"Licensing family detention centers will not improve the conditions for children and women; DFPS is not seeking to make detention centers into child care facilities," said Parker. "Instead, they just changed the rule of what child care means."
Launched in 2014, the Karnes and Dilley family detention centers are run by for-profit companies: the GEO Group and Corrections Corporation of America, respectively. Guards working in the facilities have no expertise in child welfare. In fact, many of them have work experience in men's prisons, explained Guerra-Cardus.
Reports reveal that children are suffering. "They are experiencing weight loss, hair loss, regression to infantile state behaviors, widespread anxiety, and suicidal ideation," said Guerra-Cardus. "Whether it is a broken bone or pneumonia, women and children are given Tylenol and asked to drink water," she added.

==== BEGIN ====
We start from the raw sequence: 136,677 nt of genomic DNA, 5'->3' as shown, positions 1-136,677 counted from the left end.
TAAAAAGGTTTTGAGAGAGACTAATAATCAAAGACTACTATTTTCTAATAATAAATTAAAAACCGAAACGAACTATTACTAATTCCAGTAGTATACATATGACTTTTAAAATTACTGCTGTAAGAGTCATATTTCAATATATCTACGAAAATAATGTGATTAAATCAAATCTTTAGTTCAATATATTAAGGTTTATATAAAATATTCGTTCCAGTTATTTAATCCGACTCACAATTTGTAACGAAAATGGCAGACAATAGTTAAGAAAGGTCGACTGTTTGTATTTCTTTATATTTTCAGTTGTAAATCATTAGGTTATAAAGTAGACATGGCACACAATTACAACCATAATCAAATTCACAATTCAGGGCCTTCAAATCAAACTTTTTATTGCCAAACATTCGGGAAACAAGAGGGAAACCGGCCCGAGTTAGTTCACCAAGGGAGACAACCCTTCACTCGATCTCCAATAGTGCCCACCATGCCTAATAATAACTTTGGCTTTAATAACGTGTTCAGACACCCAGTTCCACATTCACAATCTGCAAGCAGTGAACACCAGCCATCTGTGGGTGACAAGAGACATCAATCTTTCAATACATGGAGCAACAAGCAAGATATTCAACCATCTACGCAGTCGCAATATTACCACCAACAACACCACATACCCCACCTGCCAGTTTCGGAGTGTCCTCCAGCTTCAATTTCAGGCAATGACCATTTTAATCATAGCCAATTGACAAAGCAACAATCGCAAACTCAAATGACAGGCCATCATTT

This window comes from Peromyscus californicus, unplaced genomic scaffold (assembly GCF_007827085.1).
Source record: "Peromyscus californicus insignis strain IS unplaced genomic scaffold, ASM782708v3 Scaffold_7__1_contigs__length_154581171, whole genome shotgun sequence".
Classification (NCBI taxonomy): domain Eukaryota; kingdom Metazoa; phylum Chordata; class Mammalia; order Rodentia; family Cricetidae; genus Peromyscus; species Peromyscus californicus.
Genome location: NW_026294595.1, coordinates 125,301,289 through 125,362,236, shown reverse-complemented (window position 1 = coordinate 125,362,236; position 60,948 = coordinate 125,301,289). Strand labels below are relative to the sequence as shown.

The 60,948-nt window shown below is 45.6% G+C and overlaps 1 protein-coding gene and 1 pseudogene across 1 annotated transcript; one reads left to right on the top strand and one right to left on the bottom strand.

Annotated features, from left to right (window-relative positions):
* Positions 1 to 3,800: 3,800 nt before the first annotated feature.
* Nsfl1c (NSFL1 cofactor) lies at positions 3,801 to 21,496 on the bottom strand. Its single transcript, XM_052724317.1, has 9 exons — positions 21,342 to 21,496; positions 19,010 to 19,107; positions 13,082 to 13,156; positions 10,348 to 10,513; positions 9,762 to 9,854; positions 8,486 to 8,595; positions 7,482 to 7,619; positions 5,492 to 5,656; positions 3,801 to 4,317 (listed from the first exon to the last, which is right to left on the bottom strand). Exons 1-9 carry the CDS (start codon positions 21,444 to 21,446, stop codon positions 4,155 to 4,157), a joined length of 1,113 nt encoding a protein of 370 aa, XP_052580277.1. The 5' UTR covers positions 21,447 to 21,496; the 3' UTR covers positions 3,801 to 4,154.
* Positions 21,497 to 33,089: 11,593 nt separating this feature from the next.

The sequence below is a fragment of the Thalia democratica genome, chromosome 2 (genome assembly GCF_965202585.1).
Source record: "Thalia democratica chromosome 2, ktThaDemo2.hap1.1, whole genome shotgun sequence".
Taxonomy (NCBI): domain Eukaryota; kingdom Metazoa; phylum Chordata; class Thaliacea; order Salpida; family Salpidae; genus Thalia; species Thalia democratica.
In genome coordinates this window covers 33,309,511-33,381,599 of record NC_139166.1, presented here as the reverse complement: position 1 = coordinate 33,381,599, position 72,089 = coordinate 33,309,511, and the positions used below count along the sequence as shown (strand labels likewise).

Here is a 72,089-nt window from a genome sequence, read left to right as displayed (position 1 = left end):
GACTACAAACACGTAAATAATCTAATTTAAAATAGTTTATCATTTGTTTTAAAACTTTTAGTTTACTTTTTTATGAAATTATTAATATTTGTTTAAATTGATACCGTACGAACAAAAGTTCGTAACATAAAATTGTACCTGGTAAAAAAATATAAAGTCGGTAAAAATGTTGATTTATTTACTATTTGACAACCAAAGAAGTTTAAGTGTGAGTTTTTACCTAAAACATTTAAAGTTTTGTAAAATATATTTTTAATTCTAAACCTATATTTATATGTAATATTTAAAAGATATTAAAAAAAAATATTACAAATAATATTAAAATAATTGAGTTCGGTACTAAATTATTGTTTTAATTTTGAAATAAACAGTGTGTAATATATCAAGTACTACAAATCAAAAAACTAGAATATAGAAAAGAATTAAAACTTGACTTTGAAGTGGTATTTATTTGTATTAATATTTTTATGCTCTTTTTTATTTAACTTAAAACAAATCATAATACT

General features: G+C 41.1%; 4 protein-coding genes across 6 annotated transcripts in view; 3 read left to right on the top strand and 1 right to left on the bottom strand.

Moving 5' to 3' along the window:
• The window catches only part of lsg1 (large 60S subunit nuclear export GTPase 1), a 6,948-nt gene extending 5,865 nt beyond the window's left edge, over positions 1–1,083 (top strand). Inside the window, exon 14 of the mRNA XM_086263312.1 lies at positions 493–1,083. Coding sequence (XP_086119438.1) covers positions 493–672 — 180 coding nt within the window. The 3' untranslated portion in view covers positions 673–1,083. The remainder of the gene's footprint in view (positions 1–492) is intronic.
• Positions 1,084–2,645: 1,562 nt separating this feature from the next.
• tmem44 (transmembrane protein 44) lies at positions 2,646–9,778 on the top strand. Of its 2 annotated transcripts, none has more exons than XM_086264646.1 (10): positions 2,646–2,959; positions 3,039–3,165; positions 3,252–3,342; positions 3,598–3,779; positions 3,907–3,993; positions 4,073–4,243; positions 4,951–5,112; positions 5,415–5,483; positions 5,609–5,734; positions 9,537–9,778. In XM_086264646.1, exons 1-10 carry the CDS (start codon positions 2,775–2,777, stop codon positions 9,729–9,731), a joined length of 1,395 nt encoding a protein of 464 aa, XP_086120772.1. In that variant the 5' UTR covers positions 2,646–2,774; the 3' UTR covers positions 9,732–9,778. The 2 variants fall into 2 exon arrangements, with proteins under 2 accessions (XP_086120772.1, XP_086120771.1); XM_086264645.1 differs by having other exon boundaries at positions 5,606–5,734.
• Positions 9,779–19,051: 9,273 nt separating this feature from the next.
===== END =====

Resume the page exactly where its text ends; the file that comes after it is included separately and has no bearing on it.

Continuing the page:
An open records request made by Grassroots Leadership revealed that DFPS received more than 5,000 pages worth of comments, letters, emails, and testimony that argued strongly against adopting Rule 40.
By putting a seal of approval on detention centers as child care facilities, Texas helps extend their existence. Yet, any locked-up facility cannot be a safe place to raise a child, said Guerra-Cardus. "When children are contemplating suicide, you know something is seriously wrong."
For more on family detention centers, see "Choosing Detention Over Death," Dec. 25.